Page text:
|By Rabbi Yerachmiel D. Fried|
Dear Rabbi Fried,
I have trouble understanding the 10th commandment, “Thou shalt not covet.” It seems to be an injunction forbidding jealousy. How can jealousy, a normal human emotion, be forbidden?
One of the classical commentaries, R’ Avraham Ibn Ezra, provides insight to answer your question. He explains that we are only jealous of, or covet, something that we believe could actually become ours. When we see a friend, colleague or coworker achieve a heightened level of financial success, we may be overcome by jealousy. When we observe, however, a king of royal lineage basking in the splendor of his riches, we don’t feel envious. Why this discrepancy?
The difference is clear. We recognize we are not kings. We were not born into royal families, and do not yearn for things we know could not possibly become ours. We might, however, be envious of our neighbor who we believe is no more capable than ourselves.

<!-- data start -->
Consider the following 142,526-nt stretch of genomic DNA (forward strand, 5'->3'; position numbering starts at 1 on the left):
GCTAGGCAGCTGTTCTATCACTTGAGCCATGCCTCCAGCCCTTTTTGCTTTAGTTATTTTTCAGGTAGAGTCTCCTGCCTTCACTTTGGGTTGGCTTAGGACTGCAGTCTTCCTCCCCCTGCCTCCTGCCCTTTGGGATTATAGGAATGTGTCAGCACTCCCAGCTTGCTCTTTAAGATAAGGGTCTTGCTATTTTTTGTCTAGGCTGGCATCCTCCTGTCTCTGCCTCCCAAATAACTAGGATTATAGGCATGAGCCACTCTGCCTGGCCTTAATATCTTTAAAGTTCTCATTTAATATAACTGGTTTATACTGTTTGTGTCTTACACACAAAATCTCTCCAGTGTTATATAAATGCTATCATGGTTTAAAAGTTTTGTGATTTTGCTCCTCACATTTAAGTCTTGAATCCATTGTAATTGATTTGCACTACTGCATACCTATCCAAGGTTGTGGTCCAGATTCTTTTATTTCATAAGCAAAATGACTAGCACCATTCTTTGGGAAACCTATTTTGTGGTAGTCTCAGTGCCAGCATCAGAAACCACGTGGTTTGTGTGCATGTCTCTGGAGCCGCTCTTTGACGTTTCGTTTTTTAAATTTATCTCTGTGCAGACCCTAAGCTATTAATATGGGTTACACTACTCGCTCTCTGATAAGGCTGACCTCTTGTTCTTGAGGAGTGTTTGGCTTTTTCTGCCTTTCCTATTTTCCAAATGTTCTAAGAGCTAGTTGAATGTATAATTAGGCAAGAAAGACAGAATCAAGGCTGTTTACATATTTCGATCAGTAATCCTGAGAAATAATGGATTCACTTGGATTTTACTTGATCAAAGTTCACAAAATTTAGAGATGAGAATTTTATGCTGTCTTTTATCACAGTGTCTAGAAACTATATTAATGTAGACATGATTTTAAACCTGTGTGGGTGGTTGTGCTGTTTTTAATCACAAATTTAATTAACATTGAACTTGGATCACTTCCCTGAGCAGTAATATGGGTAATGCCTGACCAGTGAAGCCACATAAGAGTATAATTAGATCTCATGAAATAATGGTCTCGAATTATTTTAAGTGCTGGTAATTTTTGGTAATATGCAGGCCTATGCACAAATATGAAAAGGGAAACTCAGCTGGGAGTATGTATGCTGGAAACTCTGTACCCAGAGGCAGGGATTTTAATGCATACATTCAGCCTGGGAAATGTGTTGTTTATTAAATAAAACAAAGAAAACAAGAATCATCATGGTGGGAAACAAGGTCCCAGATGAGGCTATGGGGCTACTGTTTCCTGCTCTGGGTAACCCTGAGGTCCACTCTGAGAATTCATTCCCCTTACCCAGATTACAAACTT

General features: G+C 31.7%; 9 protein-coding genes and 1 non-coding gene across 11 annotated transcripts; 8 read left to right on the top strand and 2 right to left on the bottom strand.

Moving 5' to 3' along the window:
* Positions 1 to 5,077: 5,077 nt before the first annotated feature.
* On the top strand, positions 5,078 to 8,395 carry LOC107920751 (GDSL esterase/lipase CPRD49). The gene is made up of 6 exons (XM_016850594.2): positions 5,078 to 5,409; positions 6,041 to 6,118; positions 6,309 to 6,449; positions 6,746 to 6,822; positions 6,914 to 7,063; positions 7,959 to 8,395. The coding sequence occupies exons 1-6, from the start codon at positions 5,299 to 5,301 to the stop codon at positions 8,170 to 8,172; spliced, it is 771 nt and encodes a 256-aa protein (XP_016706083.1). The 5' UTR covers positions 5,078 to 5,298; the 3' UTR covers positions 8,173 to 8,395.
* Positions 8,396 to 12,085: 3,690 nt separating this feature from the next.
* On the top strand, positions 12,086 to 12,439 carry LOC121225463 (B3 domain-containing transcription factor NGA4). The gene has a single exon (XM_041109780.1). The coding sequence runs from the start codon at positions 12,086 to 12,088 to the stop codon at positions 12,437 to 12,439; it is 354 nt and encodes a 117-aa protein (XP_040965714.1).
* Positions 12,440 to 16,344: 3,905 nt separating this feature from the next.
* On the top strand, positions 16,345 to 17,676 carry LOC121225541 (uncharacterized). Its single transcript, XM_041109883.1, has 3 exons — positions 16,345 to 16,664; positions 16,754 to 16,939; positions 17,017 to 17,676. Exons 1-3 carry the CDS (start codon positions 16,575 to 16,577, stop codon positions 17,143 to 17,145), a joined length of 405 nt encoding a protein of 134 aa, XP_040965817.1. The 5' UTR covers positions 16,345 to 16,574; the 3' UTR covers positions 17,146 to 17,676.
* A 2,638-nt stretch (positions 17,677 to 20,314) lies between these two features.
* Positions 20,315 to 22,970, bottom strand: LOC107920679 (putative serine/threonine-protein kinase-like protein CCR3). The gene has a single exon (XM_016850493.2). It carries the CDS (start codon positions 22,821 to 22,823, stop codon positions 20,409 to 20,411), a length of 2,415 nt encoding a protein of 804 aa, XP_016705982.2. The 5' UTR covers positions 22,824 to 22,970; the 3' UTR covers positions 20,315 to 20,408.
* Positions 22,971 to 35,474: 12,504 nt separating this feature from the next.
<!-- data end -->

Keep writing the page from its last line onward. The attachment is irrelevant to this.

“Lo sachmod,” “Do not covet …” teaches us a profound lesson in G-d’s involvement in our lives and livelihoods. The Al-mighty has provided each person with his or her needs. What is appropriate for one is not necessarily fitting for another. What belongs to another is as much out of reach as if your friend was royalty.
I think this explanation is inherent within the verse itself. The commandment to not covet our friend’s ox and donkey is uttered in the same breath that we may not covet his wife. This is hinting to us that just as his wife is completely off limits to me (that’s his royalty), so too the rest of his possessions are to be viewed as completely out of reach. Consequently, you will not covet those belongings.
You see that this mitzvah doesn’t command us to quash our emotions. It rather gives us a direction in life which enables us to control our emotions. All natural emotions have a place; otherwise they would not have been created within us. Our job, as Jews, is to control our emotions, utilizing them when appropriate, remaining above them when inappropriate.